Here you’ll find your top 999 keywords in terms of the clicks they generated for your website. You can see how well you’re ranking for those keywords and how well you’re performing in terms of click through rate.

Awesome, right?

As you might expect, the top keywords for Side Hustle Nation are mostly “side hustle” related terms.

So how do you decide which keywords and posts to target for this blog improvement project?

Keyword and Post Selection Criteria

I wanted to pick a variety of posts for this experiment; some new, some old, some monetized, some not.

Here’s what to look for you in Search Analytics report:

  • Keywords that are on the first page of search results, with an average position of 2 or lower.
  • Keywords that seem to have an abnormally low CTR.
  • Keywords with a high number of impressions.

Here’s why.

Targeting keywords with a position of 2 or lower gives you a chance to gain ground and move up the search results. If you’re already at the top, don’t fix what ain’t broken.

Targeting keywords with a low CTR gives you chance to re-examine searcher intent and align your title and meta description accordingly.

And finally, targeting keywords with the highest volume of impressions gives you the greatest chance to increase your traffic. A small improvement in performance on a high volume keyword can add hundreds of extra visitors a month.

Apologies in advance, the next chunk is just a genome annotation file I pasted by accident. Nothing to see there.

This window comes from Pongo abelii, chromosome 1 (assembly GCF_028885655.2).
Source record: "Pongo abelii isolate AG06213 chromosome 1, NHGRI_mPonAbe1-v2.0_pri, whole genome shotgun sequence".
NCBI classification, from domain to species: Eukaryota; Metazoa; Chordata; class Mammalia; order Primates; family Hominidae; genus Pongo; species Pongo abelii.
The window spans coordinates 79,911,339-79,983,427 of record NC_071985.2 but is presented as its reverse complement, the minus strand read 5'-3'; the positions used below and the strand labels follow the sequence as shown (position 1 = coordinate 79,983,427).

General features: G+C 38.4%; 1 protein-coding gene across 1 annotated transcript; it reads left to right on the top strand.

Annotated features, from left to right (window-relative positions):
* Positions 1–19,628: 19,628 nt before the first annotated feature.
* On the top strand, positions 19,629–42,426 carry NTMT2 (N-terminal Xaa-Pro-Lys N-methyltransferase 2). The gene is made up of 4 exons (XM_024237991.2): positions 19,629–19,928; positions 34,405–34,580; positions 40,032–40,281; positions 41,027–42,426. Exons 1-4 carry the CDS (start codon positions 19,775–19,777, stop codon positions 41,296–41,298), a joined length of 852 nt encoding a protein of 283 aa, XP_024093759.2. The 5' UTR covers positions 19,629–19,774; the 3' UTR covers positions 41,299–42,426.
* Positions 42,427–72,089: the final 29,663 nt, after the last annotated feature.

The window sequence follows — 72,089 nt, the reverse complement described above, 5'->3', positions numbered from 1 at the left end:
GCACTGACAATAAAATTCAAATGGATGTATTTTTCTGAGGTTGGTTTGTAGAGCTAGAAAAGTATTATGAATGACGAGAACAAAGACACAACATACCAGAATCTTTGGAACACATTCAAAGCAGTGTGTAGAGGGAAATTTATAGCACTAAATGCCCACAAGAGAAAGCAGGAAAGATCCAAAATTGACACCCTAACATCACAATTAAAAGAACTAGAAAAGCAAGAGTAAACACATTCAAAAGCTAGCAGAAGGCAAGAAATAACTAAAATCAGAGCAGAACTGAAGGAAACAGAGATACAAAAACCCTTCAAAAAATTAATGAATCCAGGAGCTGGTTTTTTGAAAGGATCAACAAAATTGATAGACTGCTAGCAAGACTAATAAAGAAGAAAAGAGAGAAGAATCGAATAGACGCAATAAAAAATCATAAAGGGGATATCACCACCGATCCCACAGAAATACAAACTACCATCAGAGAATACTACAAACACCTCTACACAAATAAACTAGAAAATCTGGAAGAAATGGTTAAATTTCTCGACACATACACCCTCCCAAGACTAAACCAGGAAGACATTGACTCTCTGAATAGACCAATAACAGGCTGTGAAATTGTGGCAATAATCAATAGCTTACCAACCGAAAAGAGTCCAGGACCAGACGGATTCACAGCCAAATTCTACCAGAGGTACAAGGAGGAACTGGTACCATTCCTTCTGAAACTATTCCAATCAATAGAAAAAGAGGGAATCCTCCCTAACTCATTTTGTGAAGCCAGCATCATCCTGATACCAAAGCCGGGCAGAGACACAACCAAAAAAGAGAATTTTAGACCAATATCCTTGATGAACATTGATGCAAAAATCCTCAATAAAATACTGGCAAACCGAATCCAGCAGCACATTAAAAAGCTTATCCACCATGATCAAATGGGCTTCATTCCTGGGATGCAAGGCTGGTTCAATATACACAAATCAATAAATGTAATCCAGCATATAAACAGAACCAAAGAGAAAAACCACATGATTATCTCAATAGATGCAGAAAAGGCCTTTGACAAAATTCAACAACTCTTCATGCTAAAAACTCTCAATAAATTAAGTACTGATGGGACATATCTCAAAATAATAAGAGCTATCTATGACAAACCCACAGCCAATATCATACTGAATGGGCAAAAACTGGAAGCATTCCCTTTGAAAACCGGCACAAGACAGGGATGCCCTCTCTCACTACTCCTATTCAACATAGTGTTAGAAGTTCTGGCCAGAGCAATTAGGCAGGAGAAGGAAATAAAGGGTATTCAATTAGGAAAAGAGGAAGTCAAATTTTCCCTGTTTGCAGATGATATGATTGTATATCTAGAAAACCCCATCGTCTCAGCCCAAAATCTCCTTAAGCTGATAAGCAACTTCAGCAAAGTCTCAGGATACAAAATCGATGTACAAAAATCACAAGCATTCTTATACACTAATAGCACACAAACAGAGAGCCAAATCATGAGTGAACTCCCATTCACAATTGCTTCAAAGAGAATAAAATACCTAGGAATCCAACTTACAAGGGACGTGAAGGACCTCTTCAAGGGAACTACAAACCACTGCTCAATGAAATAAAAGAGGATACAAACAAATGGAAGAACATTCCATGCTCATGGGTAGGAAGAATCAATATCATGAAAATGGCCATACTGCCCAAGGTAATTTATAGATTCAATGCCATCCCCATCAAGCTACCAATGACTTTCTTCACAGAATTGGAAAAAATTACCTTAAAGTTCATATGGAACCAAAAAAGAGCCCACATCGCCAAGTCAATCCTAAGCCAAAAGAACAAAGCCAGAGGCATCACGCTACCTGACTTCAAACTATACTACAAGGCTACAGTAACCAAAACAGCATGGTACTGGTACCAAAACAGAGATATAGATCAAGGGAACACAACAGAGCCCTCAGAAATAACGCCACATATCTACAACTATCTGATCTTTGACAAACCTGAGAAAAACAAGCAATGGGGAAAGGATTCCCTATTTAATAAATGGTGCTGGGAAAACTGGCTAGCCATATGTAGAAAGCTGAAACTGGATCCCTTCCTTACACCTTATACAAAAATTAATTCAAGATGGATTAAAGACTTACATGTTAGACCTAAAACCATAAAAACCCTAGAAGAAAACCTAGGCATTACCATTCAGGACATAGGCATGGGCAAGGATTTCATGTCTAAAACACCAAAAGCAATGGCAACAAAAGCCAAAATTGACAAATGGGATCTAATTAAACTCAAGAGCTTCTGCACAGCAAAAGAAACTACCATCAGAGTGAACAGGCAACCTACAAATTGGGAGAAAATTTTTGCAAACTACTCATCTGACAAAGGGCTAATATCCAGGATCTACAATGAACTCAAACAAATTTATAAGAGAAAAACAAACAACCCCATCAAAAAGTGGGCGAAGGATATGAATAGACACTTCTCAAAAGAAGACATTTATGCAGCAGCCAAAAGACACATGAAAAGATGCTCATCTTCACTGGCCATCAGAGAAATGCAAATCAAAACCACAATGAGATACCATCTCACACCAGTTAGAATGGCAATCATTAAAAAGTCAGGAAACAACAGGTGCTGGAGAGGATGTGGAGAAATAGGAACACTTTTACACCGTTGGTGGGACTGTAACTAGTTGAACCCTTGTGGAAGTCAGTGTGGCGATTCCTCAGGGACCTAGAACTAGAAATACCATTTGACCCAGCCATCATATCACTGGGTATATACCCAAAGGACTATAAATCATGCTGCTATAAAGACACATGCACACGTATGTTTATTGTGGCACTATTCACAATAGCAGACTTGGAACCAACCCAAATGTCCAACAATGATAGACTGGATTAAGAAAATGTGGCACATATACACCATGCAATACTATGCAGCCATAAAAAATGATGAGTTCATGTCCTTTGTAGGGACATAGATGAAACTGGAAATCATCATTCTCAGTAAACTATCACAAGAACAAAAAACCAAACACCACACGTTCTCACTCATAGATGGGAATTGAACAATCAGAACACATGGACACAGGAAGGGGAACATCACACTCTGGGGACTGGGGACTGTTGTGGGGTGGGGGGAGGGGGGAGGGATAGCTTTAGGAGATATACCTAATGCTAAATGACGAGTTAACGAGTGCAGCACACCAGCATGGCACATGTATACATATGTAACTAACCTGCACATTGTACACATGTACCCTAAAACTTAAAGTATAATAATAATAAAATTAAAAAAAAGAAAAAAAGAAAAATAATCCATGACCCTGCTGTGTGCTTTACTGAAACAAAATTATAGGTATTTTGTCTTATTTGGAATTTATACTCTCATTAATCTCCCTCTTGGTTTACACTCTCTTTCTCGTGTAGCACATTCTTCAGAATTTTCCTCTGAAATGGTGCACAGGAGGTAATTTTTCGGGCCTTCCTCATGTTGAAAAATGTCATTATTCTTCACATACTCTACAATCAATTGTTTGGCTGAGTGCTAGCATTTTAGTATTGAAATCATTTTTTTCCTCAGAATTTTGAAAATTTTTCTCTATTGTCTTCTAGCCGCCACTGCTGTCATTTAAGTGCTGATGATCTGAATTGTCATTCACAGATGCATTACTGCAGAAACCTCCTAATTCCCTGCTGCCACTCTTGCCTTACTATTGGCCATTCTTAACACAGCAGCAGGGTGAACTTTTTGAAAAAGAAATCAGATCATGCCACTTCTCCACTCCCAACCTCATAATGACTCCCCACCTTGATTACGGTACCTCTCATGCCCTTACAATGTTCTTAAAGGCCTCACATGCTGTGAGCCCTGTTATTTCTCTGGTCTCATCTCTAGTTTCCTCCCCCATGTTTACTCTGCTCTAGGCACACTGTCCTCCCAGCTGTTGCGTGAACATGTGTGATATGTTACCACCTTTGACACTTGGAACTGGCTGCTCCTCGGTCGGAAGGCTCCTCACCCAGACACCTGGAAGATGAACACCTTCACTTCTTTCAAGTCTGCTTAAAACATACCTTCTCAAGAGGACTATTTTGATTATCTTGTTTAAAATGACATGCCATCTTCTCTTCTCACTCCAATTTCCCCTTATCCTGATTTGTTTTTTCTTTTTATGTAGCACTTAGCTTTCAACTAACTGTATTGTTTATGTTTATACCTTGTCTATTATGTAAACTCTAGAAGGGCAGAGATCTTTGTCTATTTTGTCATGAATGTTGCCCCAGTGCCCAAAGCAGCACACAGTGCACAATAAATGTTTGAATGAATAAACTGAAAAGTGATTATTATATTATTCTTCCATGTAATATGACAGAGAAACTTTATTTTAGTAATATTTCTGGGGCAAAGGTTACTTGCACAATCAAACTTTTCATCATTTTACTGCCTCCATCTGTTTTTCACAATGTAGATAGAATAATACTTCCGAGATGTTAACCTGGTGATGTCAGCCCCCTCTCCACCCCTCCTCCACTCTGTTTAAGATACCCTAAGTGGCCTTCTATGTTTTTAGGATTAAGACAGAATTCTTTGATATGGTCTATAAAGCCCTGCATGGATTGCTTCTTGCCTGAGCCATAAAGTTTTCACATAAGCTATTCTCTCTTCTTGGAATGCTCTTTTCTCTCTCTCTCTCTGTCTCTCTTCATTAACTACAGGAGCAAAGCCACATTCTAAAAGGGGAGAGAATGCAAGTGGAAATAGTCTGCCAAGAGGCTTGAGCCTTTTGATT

The posts I chose:

(A couple of those pre-date Side Hustle Nation!)

Now the other thing to consider is the value of each post the keyword is currently driving traffic to. If I were to do it again, I’d prioritize the posts that are strong income generators or strong email opt-in performers.

Not all of these really fit that bill, and because of that didn’t have as great a business impact as it could have.

What Actions Can You Take?

OK, now that you’ve got 5-10 keywords and posts to look at, what tools are at your disposal? What can you do to try and get even more traffic to your site?

You have 6 main weapons, and I’ll detail those below.

1. Improve the title tag of the page.

This is the single most important on-page SEO factor. It’s what shows up in big font in the Google search results and the text that shows up at the top of the browser tab.

For example, I search “best webcam for streaming” and got these results (below the ads):

The title tags are the big blue lines.

It’s normally the title of your post, but it doesn’t have to be word-for-word. You can update this using the free Yoast SEO plugin.

Think of it like a headline. Does it make you want to click for more? Which of the ones above is the most compelling?

You can even use a tool like Coschedule’s free Headline Analyzer, which will give you a score for each title you submit and offer suggestions for improvement (after you give them your name and email).